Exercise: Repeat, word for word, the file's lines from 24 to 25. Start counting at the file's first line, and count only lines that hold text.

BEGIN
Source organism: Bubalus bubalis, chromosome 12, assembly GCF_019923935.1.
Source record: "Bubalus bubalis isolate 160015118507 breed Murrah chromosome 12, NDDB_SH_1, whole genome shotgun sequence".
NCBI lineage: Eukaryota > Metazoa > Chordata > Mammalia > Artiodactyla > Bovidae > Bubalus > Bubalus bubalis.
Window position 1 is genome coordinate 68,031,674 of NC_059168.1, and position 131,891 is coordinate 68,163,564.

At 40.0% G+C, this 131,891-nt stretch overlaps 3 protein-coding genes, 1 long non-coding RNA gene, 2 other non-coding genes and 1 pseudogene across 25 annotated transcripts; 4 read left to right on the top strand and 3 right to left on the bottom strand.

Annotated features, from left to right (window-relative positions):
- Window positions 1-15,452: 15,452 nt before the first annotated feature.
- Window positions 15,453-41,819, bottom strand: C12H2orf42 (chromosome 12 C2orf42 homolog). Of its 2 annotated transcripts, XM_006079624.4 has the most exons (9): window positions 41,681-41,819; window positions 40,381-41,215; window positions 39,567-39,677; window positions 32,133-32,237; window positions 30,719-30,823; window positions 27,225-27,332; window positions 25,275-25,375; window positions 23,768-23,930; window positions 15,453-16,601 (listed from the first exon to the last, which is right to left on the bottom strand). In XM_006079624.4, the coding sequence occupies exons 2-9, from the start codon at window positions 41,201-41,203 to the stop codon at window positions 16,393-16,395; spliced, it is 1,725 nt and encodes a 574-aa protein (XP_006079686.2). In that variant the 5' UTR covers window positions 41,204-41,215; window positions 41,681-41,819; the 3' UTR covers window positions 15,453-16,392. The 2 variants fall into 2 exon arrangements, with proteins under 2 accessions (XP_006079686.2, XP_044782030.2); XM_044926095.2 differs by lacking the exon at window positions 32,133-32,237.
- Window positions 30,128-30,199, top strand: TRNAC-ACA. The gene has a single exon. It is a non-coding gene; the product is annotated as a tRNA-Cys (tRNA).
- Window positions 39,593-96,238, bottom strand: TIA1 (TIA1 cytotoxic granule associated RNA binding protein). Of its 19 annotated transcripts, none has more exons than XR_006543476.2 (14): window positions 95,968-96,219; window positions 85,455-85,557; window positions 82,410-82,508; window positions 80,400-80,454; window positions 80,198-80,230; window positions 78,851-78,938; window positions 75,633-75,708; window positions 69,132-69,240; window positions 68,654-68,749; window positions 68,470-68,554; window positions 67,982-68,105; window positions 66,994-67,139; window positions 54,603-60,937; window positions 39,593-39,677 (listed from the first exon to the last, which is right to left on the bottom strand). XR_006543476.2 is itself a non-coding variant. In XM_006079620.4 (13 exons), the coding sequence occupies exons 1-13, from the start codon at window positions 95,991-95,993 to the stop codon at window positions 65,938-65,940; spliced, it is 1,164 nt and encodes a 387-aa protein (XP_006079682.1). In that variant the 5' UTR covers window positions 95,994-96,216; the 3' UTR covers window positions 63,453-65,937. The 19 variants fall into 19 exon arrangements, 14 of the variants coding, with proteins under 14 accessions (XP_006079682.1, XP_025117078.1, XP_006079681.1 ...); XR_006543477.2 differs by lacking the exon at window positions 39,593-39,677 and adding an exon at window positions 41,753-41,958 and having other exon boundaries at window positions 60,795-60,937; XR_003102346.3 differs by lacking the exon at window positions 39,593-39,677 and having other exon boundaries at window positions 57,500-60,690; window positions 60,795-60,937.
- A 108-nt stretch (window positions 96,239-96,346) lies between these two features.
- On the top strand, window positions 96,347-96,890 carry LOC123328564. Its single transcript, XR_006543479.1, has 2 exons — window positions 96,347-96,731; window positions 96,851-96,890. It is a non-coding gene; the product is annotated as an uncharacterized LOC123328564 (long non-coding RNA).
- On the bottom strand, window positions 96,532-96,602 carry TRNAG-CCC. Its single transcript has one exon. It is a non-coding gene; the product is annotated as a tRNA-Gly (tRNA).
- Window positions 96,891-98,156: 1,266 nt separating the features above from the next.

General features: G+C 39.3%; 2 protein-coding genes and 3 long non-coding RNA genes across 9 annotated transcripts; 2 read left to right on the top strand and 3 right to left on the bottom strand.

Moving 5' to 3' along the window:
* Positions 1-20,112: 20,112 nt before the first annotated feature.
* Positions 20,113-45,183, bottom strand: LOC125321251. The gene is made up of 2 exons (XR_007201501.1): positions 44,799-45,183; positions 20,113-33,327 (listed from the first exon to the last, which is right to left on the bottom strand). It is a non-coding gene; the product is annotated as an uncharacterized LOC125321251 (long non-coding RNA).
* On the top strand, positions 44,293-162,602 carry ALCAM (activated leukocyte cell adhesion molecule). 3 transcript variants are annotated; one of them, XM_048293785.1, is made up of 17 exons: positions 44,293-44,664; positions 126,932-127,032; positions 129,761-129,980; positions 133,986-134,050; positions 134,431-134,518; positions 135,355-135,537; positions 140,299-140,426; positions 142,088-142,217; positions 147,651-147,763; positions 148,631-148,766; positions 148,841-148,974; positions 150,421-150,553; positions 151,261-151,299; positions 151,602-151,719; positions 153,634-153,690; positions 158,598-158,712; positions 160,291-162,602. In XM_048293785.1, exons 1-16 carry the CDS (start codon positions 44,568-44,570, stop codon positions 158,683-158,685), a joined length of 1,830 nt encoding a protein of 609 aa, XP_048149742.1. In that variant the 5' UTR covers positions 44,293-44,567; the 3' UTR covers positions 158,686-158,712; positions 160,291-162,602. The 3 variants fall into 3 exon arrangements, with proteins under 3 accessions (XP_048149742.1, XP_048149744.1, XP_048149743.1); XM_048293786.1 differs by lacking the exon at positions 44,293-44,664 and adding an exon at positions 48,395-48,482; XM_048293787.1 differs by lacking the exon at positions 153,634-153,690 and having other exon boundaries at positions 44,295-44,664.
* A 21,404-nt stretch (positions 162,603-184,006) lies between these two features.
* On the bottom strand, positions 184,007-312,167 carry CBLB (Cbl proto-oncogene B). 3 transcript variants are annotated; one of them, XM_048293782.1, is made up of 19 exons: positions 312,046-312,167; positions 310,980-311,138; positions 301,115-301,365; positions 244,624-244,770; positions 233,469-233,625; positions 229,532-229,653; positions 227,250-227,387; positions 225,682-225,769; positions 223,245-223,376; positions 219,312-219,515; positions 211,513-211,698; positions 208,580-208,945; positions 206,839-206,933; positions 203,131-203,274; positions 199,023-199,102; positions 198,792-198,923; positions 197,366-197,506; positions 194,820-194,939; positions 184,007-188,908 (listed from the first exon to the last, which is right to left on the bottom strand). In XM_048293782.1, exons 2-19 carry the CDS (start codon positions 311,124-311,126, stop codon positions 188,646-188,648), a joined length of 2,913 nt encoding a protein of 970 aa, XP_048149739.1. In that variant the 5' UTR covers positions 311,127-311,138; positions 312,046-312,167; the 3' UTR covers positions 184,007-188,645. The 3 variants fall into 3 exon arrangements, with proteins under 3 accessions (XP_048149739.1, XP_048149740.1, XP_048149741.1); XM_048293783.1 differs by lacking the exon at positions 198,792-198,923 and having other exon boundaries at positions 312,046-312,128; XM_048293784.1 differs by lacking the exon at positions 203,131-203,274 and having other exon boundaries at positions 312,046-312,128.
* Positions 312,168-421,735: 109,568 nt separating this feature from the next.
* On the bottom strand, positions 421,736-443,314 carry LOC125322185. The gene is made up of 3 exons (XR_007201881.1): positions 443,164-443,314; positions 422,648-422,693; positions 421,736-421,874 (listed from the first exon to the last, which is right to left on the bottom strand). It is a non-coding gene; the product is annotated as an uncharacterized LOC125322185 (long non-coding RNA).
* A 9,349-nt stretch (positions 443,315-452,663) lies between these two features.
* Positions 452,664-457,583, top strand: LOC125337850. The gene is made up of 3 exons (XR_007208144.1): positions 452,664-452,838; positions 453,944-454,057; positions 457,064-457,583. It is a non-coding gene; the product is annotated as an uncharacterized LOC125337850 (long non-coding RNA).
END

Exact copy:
* A 9,349-nt stretch (positions 443,315-452,663) lies between these two features.
* Positions 452,664-457,583, top strand: LOC125337850. The gene is made up of 3 exons (XR_007208144.1): positions 452,664-452,838; positions 453,944-454,057; positions 457,064-457,583. It is a non-coding gene; the product is annotated as an uncharacterized LOC125337850 (long non-coding RNA).